The objective of WP 4 was to perform test runs at pilot-scale and real-scale applications to gather data concerning aerosol and deposit formation as well as to gain real-scale data concerning the release of ash forming elements from the fuel. Furthermore, test runs at biomass and coal co-firing applications aim at the identification of potential problems related to fuel selection, increased deposit formation and boiler tube corrosion. In addition, it was an important objective to use the results and experiences from the test runs to verify the models developed and to apply them for the further development and optimisation of furnace and boiler designs as well as process control strategies.

The test runs focused on the following main objectives:
- fuel sampling and subsequent analyses of the fuels;
- aerosol and fly ash sampling with low-pressure cascade impactors and total dust sampling in the flue gas downstream the boiler;
- deposit sampling with conventional deposit probes as well as with long-term deposit probes developed within WP2;
- aerosol sampling in the hot furnace applying the newly developed high temperature low pressure impactor (developed and manufactured within WP 2);
- flue gas measurements concerning CO, CO2, O2, SO2 and HCl;
- sample taking from all relevant ash fractions (bottom ash, furnace fly ash, cyclone fly ash, filter fly ash) and subsequent analyses of the samples taken;
- recording of all relevant operation parameters (furnace temperatures, load, combustion air supply etc.);
- calculation of mass and element balances over the respective plant.

WP 5 Aerosol precipitation in small-scale biomass combustion units
The aim of this WP was to investigate the possibility to reduce aerosol emissions in small-scale biomass combustion plants by stimulating condensation of aerosol forming vapours on heat exchanger surfaces (which is contrary to the goal of current heat exchanger designs) and thus to combine heat exchange and aerosol condensation in one unit, the so called aerosol condenser heat exchanger.

An analytical approach which incorporates heterogeneous- and wall condensation was derived to investigate whether there is a physical basis for condensation of aerosol forming elements on heat exchanger walls by preference. Consequently, stimulating wall condensation results in fine particulate emission reductions to the atmosphere. Continuum diffusion of molecules towards already present nuclei in the flue gas in combination with a correction factor for diffusion outside the continuum limit is used in the approach. This approach indicates a significant reduction of aerosol emissions by preference of wall condensation when sufficient heat exchanging area is provided, the distance to the wall in each cross section is in the millimetre range and the flow regime is laminar.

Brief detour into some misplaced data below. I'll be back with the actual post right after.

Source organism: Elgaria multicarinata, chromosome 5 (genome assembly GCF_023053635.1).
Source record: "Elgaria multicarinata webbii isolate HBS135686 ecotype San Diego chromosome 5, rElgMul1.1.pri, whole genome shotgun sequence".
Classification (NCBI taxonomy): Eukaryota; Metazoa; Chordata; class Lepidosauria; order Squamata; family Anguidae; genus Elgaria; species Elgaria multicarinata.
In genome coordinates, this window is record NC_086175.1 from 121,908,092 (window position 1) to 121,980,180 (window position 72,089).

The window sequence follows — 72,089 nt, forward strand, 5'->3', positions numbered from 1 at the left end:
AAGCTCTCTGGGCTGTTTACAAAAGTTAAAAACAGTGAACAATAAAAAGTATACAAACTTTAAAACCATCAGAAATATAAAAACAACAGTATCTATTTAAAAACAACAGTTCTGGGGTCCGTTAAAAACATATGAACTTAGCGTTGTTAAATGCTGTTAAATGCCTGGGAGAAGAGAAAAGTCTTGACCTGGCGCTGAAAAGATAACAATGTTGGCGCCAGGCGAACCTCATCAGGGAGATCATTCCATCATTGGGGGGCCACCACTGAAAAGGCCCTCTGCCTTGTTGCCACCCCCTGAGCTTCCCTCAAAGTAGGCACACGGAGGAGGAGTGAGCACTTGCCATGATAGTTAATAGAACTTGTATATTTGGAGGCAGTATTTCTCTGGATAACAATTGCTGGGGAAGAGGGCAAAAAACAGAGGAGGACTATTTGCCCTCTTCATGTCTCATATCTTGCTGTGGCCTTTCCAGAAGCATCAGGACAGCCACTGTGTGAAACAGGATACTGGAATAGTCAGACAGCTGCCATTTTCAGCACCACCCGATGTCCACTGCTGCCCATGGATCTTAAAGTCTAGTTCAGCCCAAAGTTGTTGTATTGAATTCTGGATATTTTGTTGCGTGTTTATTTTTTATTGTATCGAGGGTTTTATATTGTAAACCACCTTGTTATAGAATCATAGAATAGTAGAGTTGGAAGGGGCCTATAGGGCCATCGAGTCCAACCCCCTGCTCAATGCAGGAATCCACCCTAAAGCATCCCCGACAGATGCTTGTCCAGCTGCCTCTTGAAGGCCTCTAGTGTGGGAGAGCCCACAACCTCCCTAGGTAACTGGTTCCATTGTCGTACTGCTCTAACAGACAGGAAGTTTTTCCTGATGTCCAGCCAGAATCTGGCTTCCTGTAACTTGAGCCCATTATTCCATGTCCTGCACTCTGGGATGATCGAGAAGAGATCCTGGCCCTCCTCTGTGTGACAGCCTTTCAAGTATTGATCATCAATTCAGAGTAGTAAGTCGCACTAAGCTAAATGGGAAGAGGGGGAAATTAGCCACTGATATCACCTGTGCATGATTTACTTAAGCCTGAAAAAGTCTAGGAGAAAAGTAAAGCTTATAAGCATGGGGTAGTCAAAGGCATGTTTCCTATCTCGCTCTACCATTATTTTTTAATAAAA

WP 6: Health effects of aerosols
The determination of the effect of particulate emissions from biomass firing and co-firing sources on the particulate emissions by performing exhaust gas distribution calculations and the evaluation of the main influencing parameters on the short-term toxicity of particulate emissions from biomass combustion and co-firing were the main objectives of WP 6.

Moreover, the estimation of effects of particulate emissions from biomass combustion and cofiring on the human health as well as the comparison with the risks caused by other particulate emission sources (e.g. coal combustion, traffic) was another important goal.

Summarising, it can be stated that all milestones and deliverables defined have been successfully reached. The work performed and the results achieved represent an important step forward in the research field of ash and aerosol related problems in biomass combustion and co-firing.

Comprehensive test series (in vitro as well as in vivo) were carried out concerning the assessment of health effects by PM emissions from biomass firing and co-firing. Results of invivo tests e.g. showed that for different parameters indicating inflammatory effects in the lung, a significant increase was observed for groups exposed to carbon black (positive control sample), fly ash sample C1 (coal) and fly ash sample C1+BM4 (co-firing of coal and sawdust) which all contain poorly soluble particles. In contrast, the biomass fly ash samples predominantly consist of salts which are characterised by high water solubility. The long-term in-vivo exposure tests have shown that especially particle fractions with low water solubility as well as particle fractions with high organic or elemental carbon contents can cause health effects.